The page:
Nicole Conlan, a writer for Jon Stewart on “The Daily Show,” recently pitched a half-hour climate change sitcom to a studio executive. Inspired by shows like “Curb Your Enthusiasm” and “It’s Always Sunny in Philadelphia,” the sitcom is set at a Colorado environmental group and focuses on a character who initially gets involved in climate advocacy for selfish reasons but must learn to care. Conlan emphasized that the show is about the characters and their interactions, similar to how “Parks and Rec” is about local government but not really about local government.

The Hollywood Climate Summit organized a “pitchfest” which brought together screenwriters to pitch climate-related scripts to development executives. Submissions for the pitchfest included 125 film scripts and TV pilots, with the focus on aspirational values in the age of climate change. The initiative aims to avoid apocalyptic or eco-terrorism-focused tropes in climate stories, seeking instead to tell stories that reflect reality and offer hope for the future. Despite the growing movement within the entertainment industry to tell climate-related stories, research shows that there are still not enough references to the climate crisis on screens.

Hollywood has the potential to shape how people understand and interact with the world through entertainment. By incorporating references to the climate crisis in TV shows and movies, writers and studios can influence viewers’ attitudes and behaviors towards environmental issues. Encouragingly, entertainment industry professionals are coming together to discuss climate-related storytelling, recognizing the power of media in promoting positive change. Opportunities like the pitchfest serve as valuable networking and feedback sessions for writers, as well as a chance to engage with studios on developing climate-conscious content.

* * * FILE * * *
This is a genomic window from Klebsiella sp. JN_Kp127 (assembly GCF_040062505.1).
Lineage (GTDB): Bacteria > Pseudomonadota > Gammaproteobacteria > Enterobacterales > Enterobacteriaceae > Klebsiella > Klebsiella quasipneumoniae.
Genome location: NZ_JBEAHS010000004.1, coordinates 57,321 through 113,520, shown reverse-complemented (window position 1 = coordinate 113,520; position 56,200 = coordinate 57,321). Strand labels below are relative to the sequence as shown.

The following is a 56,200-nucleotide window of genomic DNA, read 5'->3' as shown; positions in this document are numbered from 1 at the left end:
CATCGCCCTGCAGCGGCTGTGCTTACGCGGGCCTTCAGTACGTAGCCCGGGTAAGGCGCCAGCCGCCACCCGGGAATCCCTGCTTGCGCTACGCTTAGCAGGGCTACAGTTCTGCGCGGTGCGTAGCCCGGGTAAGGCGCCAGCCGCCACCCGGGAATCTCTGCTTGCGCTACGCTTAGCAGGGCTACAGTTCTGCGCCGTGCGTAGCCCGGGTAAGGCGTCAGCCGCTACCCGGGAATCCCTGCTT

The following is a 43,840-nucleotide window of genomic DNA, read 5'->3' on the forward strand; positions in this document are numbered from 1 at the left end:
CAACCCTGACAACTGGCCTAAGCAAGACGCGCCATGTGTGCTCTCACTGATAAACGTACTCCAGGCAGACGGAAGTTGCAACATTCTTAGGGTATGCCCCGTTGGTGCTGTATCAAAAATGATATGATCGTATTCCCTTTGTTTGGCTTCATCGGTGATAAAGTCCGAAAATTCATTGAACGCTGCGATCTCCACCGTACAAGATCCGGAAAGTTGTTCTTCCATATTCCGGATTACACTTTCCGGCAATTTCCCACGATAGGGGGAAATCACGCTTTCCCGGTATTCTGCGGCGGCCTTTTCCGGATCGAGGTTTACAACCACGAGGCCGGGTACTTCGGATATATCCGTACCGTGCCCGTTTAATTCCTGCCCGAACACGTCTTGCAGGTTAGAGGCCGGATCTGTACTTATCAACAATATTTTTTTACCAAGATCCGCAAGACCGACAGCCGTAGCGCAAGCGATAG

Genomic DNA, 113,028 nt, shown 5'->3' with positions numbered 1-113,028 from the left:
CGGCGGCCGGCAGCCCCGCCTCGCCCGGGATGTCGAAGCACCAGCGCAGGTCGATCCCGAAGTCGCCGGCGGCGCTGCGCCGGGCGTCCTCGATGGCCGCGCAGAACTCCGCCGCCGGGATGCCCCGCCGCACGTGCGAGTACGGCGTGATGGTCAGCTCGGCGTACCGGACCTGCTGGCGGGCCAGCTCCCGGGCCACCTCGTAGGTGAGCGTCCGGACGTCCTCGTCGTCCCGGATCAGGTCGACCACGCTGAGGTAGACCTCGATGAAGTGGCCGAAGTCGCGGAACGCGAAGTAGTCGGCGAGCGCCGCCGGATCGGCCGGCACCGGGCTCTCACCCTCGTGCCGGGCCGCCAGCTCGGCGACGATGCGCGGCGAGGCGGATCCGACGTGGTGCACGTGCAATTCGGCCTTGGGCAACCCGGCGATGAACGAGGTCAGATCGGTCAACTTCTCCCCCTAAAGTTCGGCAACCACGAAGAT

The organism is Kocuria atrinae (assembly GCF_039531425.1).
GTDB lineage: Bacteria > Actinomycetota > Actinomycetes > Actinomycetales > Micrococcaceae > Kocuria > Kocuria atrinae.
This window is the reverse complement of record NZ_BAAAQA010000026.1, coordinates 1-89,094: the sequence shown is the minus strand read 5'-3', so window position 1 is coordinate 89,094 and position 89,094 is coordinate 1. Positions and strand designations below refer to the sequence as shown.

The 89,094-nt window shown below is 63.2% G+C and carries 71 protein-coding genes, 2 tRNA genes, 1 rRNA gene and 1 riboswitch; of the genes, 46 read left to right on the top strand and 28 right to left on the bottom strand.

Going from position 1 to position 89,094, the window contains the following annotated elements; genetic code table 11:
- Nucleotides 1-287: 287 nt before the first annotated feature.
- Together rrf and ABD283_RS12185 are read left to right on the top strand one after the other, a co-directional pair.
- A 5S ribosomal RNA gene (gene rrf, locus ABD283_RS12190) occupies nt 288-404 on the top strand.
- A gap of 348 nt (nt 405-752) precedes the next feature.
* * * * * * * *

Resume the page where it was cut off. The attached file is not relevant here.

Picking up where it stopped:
One major studio showing openness to climate-conscious storytelling is Universal Filmed Entertainment Group, which launched the GreenerLight Program to prioritize sustainability both behind and in front of the camera. By working with organizations like the Natural Resources Defense Council’s Rewrite the Future team, Universal Pictures and other studios are striving to create impactful and engaging content that incorporates environmental themes. While there may not be many films with climate themes currently in theaters as a result of these initiatives, there is optimism about the potential for upcoming projects to drive positive change.

Efforts like Rewrite the Future and the Hollywood Climate Summit are relatively new but have shown promise in mobilizing the entertainment industry to address the climate emergency. By weaving climate themes into compelling and diverse stories, screenwriters can reach a wide audience and inspire action on environmental issues. The importance of telling climate-related stories lies in influencing public perception and behavior towards sustainability and conservation efforts. Through partnerships, networking opportunities, and ongoing discussions, the entertainment industry is gradually shifting towards creating content that reflects the realities of a world shaped by rising temperatures.

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